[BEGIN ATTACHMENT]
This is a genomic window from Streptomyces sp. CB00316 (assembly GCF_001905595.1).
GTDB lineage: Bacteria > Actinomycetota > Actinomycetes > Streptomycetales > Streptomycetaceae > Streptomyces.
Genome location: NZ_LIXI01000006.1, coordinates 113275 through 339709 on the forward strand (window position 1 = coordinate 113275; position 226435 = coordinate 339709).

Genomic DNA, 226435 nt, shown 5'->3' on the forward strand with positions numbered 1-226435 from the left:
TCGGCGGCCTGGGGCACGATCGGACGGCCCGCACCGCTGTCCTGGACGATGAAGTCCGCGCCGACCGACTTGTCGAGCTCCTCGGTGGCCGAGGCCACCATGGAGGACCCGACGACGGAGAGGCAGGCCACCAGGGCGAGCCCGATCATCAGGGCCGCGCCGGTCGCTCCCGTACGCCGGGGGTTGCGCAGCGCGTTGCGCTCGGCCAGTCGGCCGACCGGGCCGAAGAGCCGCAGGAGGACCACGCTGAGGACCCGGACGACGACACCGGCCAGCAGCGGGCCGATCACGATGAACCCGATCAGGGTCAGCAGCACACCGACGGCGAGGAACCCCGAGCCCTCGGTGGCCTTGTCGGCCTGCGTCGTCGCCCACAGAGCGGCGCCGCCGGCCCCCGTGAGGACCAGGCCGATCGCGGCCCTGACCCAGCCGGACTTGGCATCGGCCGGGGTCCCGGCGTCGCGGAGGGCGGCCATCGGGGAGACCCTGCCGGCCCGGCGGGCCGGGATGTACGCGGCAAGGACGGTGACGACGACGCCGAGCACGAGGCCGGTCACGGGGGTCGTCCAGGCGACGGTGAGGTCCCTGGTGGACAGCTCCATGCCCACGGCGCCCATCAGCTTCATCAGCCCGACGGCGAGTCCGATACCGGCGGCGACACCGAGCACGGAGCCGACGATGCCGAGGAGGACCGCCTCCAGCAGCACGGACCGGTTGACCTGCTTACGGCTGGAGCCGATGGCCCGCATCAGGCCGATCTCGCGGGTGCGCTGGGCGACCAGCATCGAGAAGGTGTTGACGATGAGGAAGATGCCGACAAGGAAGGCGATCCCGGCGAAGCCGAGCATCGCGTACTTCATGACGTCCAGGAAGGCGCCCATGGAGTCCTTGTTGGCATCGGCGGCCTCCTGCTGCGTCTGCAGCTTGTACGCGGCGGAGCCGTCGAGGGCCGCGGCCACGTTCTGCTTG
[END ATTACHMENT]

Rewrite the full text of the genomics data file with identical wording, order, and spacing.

This is a genomic window from Streptomyces sp. CB00316 (assembly GCF_001905595.1).
GTDB lineage: Bacteria > Actinomycetota > Actinomycetes > Streptomycetales > Streptomycetaceae > Streptomyces.
Genome location: NZ_LIXI01000006.1, coordinates 113275 through 339709 on the forward strand (window position 1 = coordinate 113275; position 226435 = coordinate 339709).

Genomic DNA, 226435 nt, shown 5'->3' on the forward strand with positions numbered 1-226435 from the left:
TCGGCGGCCTGGGGCACGATCGGACGGCCCGCACCGCTGTCCTGGACGATGAAGTCCGCGCCGACCGACTTGTCGAGCTCCTCGGTGGCCGAGGCCACCATGGAGGACCCGACGACGGAGAGGCAGGCCACCAGGGCGAGCCCGATCATCAGGGCCGCGCCGGTCGCTCCCGTACGCCGGGGGTTGCGCAGCGCGTTGCGCTCGGCCAGTCGGCCGACCGGGCCGAAGAGCCGCAGGAGGACCACGCTGAGGACCCGGACGACGACACCGGCCAGCAGCGGGCCGATCACGATGAACCCGATCAGGGTCAGCAGCACACCGACGGCGAGGAACCCCGAGCCCTCGGTGGCCTTGTCGGCCTGCGTCGTCGCCCACAGAGCGGCGCCGCCGGCCCCCGTGAGGACCAGGCCGATCGCGGCCCTGACCCAGCCGGACTTGGCATCGGCCGGGGTCCCGGCGTCGCGGAGGGCGGCCATCGGGGAGACCCTGCCGGCCCGGCGGGCCGGGATGTACGCGGCAAGGACGGTGACGACGACGCCGAGCACGAGGCCGGTCACGGGGGTCGTCCAGGCGACGGTGAGGTCCCTGGTGGACAGCTCCATGCCCACGGCGCCCATCAGCTTCATCAGCCCGACGGCGAGTCCGATACCGGCGGCGACACCGAGCACGGAGCCGACGATGCCGAGGAGGACCGCCTCCAGCAGCACGGACCGGTTGACCTGCTTACGGCTGGAGCCGATGGCCCGCATCAGGCCGATCTCGCGGGTGCGCTGGGCGACCAGCATCGAGAAGGTGTTGACGATGAGGAAGATGCCGACAAGGAAGGCGATCCCGGCGAAGCCGAGCATCGCGTACTTCATGACGTCCAGGAAGGCGCCCATGGAGTCCTTGTTGGCATCGGCGGCCTCCTGCTGCGTCTGCAGCTTGTACGCGGCGGAGCCGTCGAGGGCCGCGGCCACGTTCTGCTTG